by Anton Treuer
For hundreds of years, Ojibwe Indians thrived in the land we call Minnesota. They survived cold, harsh winters without modern inventions such as electricity, central heating, and grocery stores. How did they do it?
The secrets to Ojibwe life began with a deep respect for the land and its natural resources. Ojibwe people, also known as Anishinaabe or Chippewa, believed that every animal and plant is a being that should be treated with respect. They used tobacco as a way to show the Creator that they were not taking the life of a plant or an animal just for fun, but because they were going to use it for food, lodging, or medicine.
Ojibwe people usually did a good job of harvesting the things they needed without using them all. They took only enough fish and other animals—grouse, deer, rabbits, moose, elk, and caribou—to feed their families.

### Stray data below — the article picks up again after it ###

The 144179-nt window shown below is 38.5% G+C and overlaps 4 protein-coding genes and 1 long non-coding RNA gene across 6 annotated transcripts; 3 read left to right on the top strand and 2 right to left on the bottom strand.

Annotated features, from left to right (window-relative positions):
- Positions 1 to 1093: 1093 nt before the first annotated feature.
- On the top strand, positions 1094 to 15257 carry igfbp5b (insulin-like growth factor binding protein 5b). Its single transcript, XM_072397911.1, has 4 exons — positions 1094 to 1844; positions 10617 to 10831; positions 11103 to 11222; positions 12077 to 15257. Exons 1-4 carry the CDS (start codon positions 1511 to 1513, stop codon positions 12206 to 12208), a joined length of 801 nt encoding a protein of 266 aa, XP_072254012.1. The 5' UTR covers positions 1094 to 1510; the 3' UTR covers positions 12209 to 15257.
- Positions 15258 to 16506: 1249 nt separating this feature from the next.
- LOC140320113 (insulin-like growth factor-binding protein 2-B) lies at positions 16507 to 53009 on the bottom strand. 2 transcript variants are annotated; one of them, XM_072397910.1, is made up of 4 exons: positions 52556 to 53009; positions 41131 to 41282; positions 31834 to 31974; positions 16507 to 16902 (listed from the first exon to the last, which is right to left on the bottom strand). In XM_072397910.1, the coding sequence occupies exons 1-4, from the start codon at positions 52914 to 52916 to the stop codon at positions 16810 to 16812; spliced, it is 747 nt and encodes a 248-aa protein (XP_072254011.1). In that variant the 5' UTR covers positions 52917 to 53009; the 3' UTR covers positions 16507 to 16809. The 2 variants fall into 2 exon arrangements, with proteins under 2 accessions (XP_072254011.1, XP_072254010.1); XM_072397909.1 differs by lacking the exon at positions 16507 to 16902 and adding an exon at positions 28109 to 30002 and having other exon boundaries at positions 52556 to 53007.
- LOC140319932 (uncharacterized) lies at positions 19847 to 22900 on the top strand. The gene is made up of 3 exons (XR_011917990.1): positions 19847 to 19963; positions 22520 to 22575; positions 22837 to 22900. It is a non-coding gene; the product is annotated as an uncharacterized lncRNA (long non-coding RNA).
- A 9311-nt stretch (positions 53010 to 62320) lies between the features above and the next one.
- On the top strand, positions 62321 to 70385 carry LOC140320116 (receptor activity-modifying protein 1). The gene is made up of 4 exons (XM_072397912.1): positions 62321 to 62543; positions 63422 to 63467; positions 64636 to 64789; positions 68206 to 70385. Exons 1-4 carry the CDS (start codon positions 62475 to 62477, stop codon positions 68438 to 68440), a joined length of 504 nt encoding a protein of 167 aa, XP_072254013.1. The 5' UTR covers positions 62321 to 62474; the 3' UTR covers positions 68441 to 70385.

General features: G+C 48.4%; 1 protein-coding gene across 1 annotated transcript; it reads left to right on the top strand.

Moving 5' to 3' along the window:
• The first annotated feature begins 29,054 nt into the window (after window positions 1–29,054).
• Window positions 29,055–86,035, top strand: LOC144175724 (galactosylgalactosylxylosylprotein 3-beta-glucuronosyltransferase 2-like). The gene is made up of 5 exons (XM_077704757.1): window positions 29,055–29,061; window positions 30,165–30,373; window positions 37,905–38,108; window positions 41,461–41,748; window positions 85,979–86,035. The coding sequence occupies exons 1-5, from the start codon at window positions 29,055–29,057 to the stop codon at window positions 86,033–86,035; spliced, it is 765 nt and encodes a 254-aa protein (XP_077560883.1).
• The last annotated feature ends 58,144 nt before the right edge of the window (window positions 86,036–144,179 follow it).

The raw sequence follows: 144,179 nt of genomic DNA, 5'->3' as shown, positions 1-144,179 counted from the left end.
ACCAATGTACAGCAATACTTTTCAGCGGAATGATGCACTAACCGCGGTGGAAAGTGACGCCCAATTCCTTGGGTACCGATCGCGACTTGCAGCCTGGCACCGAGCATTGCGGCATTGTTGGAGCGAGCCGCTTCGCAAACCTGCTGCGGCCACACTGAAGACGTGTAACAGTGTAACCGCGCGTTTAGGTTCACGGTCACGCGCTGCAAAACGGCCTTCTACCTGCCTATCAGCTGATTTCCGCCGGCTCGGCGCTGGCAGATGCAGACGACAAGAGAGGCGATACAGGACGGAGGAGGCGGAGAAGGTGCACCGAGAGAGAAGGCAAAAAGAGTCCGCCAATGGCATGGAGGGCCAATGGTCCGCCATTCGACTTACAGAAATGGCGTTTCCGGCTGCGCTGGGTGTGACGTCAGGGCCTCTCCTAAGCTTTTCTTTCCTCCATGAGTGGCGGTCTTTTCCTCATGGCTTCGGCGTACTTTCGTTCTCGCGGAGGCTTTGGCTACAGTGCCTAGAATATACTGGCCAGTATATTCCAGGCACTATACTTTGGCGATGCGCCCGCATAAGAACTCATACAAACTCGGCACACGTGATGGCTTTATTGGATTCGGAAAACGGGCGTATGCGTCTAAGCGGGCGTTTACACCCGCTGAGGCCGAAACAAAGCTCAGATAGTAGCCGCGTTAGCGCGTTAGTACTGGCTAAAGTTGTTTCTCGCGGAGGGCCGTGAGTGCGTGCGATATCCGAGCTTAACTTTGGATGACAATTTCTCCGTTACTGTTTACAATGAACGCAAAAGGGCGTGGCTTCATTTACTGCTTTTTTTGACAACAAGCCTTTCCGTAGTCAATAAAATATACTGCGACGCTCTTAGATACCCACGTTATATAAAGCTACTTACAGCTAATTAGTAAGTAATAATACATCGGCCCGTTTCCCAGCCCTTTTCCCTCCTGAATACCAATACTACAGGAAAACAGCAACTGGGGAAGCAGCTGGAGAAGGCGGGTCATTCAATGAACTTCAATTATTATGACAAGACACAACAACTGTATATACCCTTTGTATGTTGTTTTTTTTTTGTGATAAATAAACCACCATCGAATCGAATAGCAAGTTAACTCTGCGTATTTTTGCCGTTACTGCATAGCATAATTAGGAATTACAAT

Another secret to Ojibwe survival was a strong belief in hard work. Fishing and hunting can be fun, but there is no guarantee of success. You must try and try again to catch a fish or shoot a deer or snare a rabbit. Imagine hunting and fishing to keep your family from going hungry. Ojibwe people worked hard to survive.
Over time, the Ojibwe gained special knowledge about the land and waters and the plants and animals that grow there. They learned the best ways to gather and use Minnesota's natural resources. These traditional lifeways, learned by trial and error, have passed from adults to children, generation after generation. Many people still practice them.
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